On the 50th anniversary of the death of Kwame Nkrumah, we introduce an excerpt from Susan Williams’ book White Malice: The CIA and the Neocolonisation of Africa
Kwame Nkrumah, the first President of Ghana, died on 27th April 1972, fifty years ago today. The excerpt below gives an account of Nkrumah’s final years. Toppled from power in 1966 by a CIA-supported coup d’état, the Ghanaian president lived in enforced exile until his death, far from his beloved nation.
In the mid-20th century, Nkrumah was admired globally as the brilliant statesman who led the first Black-majority African country to independence from colonialism in 1957, blazing a trail for the rest of the continent. For Nkrumah, freedom for Ghana from British rule had a significance beyond even the liberation of his nation. “Our independence,” he said firmly during the celebrations of independence, “is meaningless unless it is linked up with the total liberation of the African continent.” The only way forward, he believed, was the ideal of Pan-Africanism and a federation of nations — a United States of Africa.
As Susan Williams narrates in White Malice, Nkrumah developed a close alliance with Patrice Lumumba, who came to power on 30th June 1960 as the first democratically-elected Prime Minister of the Congo, formerly ruled by Belgium. Nkrumah was outraged by the shocking news in February 1961 of Lumumba’s assassination the month before, along with two other leading members of his political party. “The colonialists and imperialists,” said Nkrumah sorrowfully, “have killed them, but what they cannot do, is to kill the ideals which we still preach, and for which they sacrificed their lives.”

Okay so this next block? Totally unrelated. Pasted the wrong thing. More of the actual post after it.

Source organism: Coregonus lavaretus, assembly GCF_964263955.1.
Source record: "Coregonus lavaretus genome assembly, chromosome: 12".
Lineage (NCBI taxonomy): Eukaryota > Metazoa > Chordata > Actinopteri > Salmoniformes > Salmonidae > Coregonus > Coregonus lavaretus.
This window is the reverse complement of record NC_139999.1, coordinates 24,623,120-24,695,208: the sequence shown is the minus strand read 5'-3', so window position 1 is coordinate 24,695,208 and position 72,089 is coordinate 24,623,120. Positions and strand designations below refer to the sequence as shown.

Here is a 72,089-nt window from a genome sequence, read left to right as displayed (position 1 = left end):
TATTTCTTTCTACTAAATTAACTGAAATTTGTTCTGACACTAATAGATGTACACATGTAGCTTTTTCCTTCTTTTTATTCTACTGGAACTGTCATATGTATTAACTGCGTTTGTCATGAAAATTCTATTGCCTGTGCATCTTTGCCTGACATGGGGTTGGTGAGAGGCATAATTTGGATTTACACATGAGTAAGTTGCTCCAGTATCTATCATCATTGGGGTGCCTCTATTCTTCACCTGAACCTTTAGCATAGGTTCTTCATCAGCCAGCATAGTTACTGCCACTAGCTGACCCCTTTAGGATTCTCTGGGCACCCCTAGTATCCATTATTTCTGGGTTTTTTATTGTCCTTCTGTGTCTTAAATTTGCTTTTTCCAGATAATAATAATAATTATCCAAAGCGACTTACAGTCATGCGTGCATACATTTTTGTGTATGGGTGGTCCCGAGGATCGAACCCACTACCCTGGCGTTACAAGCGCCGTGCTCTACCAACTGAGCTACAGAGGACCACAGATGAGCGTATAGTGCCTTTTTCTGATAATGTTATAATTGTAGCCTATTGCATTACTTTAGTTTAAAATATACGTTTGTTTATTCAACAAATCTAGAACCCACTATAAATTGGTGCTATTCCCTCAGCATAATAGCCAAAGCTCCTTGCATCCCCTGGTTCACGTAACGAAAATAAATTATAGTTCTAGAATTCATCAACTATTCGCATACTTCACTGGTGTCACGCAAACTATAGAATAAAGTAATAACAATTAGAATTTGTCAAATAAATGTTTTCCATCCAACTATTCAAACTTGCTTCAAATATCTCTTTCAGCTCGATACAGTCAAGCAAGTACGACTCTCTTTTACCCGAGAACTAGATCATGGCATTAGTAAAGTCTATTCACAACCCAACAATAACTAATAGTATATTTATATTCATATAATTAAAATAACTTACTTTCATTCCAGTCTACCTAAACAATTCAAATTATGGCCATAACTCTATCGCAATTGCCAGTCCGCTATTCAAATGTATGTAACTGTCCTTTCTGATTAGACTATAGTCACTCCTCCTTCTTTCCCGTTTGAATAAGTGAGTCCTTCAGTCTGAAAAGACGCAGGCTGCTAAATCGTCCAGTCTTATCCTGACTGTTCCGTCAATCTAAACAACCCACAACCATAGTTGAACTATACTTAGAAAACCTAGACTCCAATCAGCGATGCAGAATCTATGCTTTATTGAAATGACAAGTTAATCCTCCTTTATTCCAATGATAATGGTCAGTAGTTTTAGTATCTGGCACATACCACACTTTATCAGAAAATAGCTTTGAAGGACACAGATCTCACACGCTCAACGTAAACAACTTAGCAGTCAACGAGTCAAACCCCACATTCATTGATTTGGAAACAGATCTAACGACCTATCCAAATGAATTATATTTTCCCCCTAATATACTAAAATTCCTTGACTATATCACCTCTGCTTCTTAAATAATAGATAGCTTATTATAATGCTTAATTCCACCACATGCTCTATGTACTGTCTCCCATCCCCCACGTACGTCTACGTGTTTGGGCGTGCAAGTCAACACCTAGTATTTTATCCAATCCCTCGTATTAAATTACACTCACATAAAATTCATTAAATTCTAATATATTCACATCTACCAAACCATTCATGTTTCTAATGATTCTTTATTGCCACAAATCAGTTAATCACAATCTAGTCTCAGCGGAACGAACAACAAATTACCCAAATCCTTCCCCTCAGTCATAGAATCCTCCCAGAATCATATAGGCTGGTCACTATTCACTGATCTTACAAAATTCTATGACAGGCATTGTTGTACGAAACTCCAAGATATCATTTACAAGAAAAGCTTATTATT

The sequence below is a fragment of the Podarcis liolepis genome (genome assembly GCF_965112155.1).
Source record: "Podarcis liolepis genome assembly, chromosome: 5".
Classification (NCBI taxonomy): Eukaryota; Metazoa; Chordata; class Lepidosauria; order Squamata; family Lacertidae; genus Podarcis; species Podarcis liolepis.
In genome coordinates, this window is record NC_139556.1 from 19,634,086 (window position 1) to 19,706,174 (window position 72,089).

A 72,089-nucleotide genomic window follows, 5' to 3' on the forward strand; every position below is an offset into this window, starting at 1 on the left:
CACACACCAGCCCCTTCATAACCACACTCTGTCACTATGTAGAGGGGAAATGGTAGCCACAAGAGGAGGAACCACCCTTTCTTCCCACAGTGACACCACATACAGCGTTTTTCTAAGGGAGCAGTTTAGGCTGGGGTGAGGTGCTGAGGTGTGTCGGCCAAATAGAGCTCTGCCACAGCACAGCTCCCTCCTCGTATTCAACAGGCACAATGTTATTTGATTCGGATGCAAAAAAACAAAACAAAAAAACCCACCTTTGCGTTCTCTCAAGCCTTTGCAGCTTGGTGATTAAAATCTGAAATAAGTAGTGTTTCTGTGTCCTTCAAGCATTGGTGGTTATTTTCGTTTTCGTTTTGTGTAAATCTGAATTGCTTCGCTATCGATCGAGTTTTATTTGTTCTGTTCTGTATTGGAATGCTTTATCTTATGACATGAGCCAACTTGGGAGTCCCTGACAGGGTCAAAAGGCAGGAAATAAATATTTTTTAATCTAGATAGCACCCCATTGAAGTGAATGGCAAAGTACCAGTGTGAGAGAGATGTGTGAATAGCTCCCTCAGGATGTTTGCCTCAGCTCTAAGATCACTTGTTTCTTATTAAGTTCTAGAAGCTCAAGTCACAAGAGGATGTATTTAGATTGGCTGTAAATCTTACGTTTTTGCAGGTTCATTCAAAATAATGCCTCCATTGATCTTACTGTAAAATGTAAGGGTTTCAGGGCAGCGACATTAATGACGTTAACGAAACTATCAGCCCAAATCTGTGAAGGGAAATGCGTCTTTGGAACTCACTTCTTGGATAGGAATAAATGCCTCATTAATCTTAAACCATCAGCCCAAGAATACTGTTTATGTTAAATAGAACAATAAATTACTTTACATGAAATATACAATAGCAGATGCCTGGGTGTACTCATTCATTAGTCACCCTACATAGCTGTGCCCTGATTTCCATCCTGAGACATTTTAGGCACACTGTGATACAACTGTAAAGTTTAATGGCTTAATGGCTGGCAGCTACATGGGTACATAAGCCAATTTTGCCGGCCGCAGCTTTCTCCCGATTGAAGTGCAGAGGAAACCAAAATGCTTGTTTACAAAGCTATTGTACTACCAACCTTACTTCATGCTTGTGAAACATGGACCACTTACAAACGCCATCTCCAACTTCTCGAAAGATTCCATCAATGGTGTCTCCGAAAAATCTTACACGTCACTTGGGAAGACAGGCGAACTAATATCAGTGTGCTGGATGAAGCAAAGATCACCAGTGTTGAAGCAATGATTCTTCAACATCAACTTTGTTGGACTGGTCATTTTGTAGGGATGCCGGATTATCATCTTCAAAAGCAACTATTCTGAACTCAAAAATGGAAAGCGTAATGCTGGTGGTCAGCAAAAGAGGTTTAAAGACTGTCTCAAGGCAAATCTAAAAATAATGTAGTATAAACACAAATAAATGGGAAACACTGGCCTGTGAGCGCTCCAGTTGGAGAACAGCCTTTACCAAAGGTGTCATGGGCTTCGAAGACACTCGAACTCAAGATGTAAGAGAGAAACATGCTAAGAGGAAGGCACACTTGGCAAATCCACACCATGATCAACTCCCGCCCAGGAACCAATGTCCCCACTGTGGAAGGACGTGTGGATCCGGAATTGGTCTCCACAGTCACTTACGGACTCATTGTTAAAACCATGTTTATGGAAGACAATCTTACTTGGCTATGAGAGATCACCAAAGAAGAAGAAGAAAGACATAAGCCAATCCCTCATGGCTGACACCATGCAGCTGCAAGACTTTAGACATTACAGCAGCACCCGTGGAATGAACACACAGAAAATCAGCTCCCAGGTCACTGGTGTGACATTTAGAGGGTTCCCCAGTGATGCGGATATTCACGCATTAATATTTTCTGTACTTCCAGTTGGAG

Five years after Lumumba’s murder – and less than ten years after Ghana’s independence – Nkrumah’s plans for Ghana and Africa were violently brought to an abrupt halt. In the early morning of 24th February 1966, the Ghanaian president was overthrown in a coup dubbed ‘Operation Cold Chop’ by its instigators. While Nkrumah was in Beijing, on his way to Hanoi with proposals for ending the war in Vietnam, the military and the police toppled Ghana’s civilian government.
John Stockwell, a CIA agent turned whistleblower – following his discovery in 1975 that the CIA had plotted to poison Lumumba – put the Agency firmly at the centre of Nkrumah’s overthrow. In his 1978 memoir, In Search of Enemies, Stockwell noted that the CIA station in Accra “was given a generous budget, and maintained intimate contact with the plotters as a coup was hatched.” Inside CIA headquarters, added Stockwell, “the Accra station was given full, if unofficial credit for the eventual coup, in which eight Soviet advisors were killed. None of this was adequately reflected in the agency’s written records.”
The US State Department desk officer for Ghana observed the response in Washington to the news of the successful coup. Secretary of State Dean Rusk, he later recalled, “broke into an ear-splitting grin. I’ve never seen him look so happy.”
Nkrumah’s reputation was deliberately traduced by the representatives of Western governments, as detailed in White Malice. He was portrayed as paranoid – an opinion that persists. But he would have been a fool not to take every precaution against the manifest threats to his life and the lives of his family.
He was also accused of unrealistic and excessive ambition for Ghana, based, for example, on his plans to rapidly increase educational and health facilities. But the accusers lived in countries that already had these services, which were acutely needed in Ghana following colonial rule. The accusers were content to keep African nations – with the exception of apartheid South Africa – out of the modern world.